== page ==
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Indiana Has Farmer-Veteran Group

by Kim MacMillan

Published: Friday, November 8, 2019

As Veterans Day approaches, it's time to shine a light on the Farmer Veteran Coalition, the nation's largest non-profit organization assisting veterans, and active-duty members of the U.S. Armed Forces, with careers in agriculture. The Farmer Veteran Coalition (FVC) offers membership, with accompanying benefits, at no charge to members of the military.

With over 17,000 members nationwide, the FVC has many state chapters, including groups in Indiana and Michigan.

"We're helping America's bravest men and women serve our country a second time, by feeding it," said Kevin Coral, development coordinator of the Farmer Veteran Coalition.

A 501c3 organization, FVC was founded in the spring of 2007 by a group of farmers, including now FVC Director Michael O'Gorman, and military families from the Central Coast of California; the organization was formed to help members of the Armed Forces transition into new careers in the ag sector. Attending that first meeting were three women whose sons had died while on active duty, one of them being Mary Tillman, mother of professional football player Pat Tillman, who left the NFLto serve in the Army and died in Afghanistan in 2004.

By 2011, the FVC made an impact on national agriculture policy for the first time by partnering with the U.S. Department of Agriculture on a paper proposing micro-loans for veterans new to farming. In 2013, FVC signed agreements with the American Farm Bureau Federation, the Farm Credit Council and the National Farmers Union. Since then the FVC has also formed a key partnership with the National AgrAbility Project, an initiative created to "enhance the quality of life for farmers, ranchers, and other agricultural workers with disabilities."

The FVC has gone on to advise members of Congress on farm bill policy issues concerning veterans, and according to their web site, has "successfully pushed for the new office of Military Agricultural Liaison, the recognition of veteran farmers, the expansion of the micro-loans, and numerous efforts to give veterans preferential access to conservation programs, all things that were written into the Agricultural Act of 2014."

In November 2014, the FVC held the first Farmer Veteran Stakeholders Conference in Des Moines, Iowa in partnership with the Agricultural Law Center of Drake University. This year, that conference will be Nov. 17-20 in Austin, Texas. During this year's conference, the national organization will be implementing a chapter handbook and bylaws to add more structure to the state-level chapters.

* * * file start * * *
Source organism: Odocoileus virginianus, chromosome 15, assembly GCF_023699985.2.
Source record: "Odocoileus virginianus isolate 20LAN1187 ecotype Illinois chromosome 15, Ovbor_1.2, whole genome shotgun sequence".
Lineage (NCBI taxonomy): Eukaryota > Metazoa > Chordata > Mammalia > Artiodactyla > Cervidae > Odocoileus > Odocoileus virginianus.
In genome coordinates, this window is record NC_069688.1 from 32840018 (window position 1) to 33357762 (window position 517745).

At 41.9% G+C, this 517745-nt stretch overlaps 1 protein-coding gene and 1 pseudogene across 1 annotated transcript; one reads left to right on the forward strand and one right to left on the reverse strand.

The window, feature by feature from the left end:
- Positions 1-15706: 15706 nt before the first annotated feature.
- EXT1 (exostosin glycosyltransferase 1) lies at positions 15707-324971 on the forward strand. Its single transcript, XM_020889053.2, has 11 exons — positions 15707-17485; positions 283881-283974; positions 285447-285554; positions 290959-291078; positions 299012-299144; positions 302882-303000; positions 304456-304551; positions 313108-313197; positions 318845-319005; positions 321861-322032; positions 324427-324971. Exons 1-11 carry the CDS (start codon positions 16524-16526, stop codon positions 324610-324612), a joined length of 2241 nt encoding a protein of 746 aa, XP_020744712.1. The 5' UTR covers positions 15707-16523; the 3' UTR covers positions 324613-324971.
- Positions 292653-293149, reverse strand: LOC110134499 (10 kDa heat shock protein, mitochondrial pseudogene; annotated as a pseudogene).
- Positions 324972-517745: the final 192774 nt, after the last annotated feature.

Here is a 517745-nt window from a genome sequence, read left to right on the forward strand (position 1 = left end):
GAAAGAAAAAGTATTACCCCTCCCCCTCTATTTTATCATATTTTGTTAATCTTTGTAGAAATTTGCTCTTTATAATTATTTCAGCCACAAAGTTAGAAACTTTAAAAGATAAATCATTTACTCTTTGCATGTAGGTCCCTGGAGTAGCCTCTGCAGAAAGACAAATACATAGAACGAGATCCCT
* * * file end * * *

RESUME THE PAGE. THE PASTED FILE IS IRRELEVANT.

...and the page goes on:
Back in January 2013 the FVC worked with the Kentucky Department of Agriculture, under Commissioner James Comer, in launching the "Homegrown by Heroes" labeling campaign. The program was designed to give the state's farmer-veterans recognition for their military service in the marketplace by way of logos on packaging and signage on farm trucks, buildings and storefronts. The Homegrown by Heroes project has since spread to other states including Indiana. Homegrown by Heroes program information is available on the national FVC web site at

Other benefits of membership, according to Coral, are The Farmer Veteran Fellowship Fund, a small grant program (awarding grants ranging from $1,000 to $5,000) that provides direct assistance to veterans who are in their beginning years of farming or ranching, and the Membership Discount Program, where FVC supporting businesses offer discounts to members. Participating member businesses offering discounts include: Kubota Tractor Co.; FarmTek; Growers Supply; Johnny's Selected Seeds; Dabant & Sons Beekeeping Supplies; CCOF; Oregon Tilth and Hiland Naturals Livestock Feeds.

The FVC National Office is in Davis, Calif.The office now has a staff of 12, with an additional six FVC staff members located around the country to assist with regional operations. Eleven of the 16 total staff members are veterans. The national office offers an Outreach Team which is available for phone and e-mailed guidance and support. They can be reached from 8 a.m. to 4:30 p.m. (Pacific Time) Monday through Friday at 530/756-1395 or They offer help and advice on things such as finding a mentor, training classes, internships and resources available to farmer veterans, as well as help with business plans.

Membership in the FVC has been steadily increasing. In a 12-month period ending on March 31, 2015, over 2,000 new members joined the FVC. According to FVC stats for their members in that period, 72 percent had post 9-11 service, 20 percent were ethnic minorities, 16 percent were women and 59 percent had service-connected disabilities. Membership numbers for the Indiana chapter, which was founded in 2017, are already around 400 according to Indiana FVC President Sara Creech of New Salem, Ind. Formed in 2015, the Michigan FVC chapter currently has over 600 members.